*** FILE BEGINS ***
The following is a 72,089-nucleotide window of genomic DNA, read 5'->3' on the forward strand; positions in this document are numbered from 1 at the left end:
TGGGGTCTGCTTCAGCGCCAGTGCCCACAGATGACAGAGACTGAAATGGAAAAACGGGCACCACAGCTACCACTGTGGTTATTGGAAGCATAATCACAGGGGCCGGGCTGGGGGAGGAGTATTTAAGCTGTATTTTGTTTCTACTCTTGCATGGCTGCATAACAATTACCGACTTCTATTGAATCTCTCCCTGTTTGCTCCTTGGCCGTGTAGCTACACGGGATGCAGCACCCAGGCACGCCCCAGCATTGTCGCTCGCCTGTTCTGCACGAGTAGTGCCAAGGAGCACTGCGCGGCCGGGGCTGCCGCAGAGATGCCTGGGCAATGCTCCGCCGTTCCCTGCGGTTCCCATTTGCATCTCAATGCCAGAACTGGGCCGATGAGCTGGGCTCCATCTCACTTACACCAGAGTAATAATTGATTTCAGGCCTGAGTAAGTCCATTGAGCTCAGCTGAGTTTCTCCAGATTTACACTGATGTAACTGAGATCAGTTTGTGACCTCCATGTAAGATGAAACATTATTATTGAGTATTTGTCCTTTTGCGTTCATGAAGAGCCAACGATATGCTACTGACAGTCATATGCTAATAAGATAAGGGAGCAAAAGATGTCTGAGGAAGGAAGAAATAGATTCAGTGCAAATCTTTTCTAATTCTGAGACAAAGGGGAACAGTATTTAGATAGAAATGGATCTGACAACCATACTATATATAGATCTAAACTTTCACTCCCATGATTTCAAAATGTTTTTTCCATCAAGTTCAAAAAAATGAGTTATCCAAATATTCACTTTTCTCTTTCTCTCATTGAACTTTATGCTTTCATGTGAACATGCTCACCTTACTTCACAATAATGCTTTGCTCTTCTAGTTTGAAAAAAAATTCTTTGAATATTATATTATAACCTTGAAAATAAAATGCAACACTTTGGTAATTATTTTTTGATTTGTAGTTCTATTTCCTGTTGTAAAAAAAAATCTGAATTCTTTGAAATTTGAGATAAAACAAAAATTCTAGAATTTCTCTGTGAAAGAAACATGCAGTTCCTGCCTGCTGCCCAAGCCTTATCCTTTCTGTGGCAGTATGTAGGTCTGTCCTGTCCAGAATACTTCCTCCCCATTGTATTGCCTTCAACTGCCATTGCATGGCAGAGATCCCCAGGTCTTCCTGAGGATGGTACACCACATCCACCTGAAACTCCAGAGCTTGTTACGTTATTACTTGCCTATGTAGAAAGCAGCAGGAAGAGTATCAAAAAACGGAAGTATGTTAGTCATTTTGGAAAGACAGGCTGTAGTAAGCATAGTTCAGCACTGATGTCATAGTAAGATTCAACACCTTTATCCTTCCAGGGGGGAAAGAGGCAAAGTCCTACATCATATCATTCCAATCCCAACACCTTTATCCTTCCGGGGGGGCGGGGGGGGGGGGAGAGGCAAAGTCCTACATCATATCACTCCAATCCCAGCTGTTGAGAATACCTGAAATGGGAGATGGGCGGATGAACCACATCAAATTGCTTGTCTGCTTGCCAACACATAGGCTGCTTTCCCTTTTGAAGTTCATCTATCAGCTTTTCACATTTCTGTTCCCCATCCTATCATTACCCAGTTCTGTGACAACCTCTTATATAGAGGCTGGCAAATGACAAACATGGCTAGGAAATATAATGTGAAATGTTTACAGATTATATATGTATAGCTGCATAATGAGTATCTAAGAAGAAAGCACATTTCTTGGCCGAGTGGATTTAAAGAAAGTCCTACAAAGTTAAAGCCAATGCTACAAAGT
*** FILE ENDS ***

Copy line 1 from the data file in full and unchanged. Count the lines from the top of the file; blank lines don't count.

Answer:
The following is a 72,089-nucleotide window of genomic DNA, read 5'->3' on the forward strand; positions in this document are numbered from 1 at the left end: